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Over 600 adult subjects (aged 20–79) were asked to keep a day-by-day record of their hours of sleep on sleep charts for a period of 56 days. When completed the charts gave details of the duration of sleep, the times of falling asleep and awakening, the number and duration of nocturnal disturbances of sleep and the number and duration of mid-day naps. A sample of 240 subjects (20 males and 20 females in each decade from the 20s to the 70s inclusive) was made consisting only of people who recorded for 50 or more days. These subjects were matched, as far as possible, in terms of neuroticism, temperament and intelligence.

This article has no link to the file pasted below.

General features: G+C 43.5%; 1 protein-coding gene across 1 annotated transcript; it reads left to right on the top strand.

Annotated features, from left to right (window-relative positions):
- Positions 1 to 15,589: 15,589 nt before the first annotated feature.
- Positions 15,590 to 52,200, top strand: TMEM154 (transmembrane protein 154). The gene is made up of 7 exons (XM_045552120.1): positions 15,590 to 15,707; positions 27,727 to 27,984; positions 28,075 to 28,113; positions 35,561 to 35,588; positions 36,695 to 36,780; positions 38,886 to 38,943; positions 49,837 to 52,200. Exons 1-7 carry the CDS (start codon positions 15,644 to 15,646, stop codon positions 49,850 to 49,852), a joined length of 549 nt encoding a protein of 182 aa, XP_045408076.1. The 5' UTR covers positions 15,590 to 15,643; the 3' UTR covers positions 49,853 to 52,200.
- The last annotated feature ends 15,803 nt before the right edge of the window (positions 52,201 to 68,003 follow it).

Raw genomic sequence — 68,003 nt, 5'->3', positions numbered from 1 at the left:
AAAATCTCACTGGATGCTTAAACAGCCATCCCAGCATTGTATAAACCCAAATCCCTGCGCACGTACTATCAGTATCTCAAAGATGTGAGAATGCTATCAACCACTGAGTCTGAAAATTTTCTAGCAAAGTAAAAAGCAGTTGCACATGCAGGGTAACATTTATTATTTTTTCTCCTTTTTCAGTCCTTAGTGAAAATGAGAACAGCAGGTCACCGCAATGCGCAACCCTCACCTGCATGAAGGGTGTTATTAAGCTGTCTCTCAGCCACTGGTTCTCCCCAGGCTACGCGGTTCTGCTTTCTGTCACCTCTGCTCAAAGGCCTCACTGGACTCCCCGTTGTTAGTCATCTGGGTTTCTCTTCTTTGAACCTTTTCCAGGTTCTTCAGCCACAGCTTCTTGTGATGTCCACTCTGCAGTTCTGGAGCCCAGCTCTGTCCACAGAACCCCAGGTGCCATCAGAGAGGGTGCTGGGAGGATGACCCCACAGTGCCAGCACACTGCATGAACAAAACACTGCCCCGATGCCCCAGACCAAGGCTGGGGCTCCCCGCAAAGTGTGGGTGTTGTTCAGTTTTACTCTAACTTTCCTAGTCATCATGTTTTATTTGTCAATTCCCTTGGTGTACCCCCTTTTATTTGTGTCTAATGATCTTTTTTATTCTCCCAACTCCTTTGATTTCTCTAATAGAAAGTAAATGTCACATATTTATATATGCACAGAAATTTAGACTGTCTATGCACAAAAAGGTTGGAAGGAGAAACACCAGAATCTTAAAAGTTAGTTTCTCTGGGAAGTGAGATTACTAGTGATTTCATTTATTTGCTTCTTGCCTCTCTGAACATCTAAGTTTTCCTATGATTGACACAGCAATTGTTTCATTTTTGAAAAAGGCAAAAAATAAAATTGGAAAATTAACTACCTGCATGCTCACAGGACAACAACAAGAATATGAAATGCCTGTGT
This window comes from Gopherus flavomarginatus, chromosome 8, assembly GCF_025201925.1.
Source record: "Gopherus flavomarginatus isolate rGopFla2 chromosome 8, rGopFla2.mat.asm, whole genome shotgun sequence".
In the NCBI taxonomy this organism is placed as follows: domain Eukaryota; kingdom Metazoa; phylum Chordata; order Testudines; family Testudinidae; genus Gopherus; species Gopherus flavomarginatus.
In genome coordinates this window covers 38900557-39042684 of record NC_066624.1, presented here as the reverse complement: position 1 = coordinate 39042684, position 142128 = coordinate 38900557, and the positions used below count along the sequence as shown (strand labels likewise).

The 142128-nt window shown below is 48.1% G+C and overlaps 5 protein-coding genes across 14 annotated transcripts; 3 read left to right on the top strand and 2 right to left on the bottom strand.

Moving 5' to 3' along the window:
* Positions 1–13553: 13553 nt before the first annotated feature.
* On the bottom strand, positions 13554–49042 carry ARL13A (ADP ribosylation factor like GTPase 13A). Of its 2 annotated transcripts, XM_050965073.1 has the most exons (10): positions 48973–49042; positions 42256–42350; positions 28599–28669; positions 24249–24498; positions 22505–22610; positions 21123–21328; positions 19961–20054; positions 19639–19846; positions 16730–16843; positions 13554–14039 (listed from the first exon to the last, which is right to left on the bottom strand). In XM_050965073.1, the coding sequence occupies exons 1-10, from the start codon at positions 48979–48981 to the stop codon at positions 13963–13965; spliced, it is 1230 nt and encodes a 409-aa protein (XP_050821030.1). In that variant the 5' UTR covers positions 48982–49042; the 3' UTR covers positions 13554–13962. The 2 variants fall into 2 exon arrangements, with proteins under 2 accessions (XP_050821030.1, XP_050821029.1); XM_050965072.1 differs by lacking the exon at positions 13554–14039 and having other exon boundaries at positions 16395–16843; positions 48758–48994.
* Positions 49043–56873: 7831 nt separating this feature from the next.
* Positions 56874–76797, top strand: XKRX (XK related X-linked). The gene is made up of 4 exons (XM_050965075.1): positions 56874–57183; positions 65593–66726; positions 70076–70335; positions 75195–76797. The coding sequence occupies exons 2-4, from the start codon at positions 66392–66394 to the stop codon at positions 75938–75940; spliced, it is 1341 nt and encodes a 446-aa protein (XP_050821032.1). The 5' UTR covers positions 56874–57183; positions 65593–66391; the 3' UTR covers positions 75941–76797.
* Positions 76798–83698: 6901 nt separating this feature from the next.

It was found that although the average amount of sleep taken per day declined slightly from the 20s to the 50s, there was an increase in the 60s. This was partly due to an increase in the number of mid-day naps taken. The extraverts slept longer than the introverts. The incidence of nocturnal disturbances increased with advancing age, especially in females. These and other findings are discussed and it is suggested that in later years, when social and occupational pressures are reduced, there is a tendency for a polycyclic sleep—wakefulness pattern to reappear.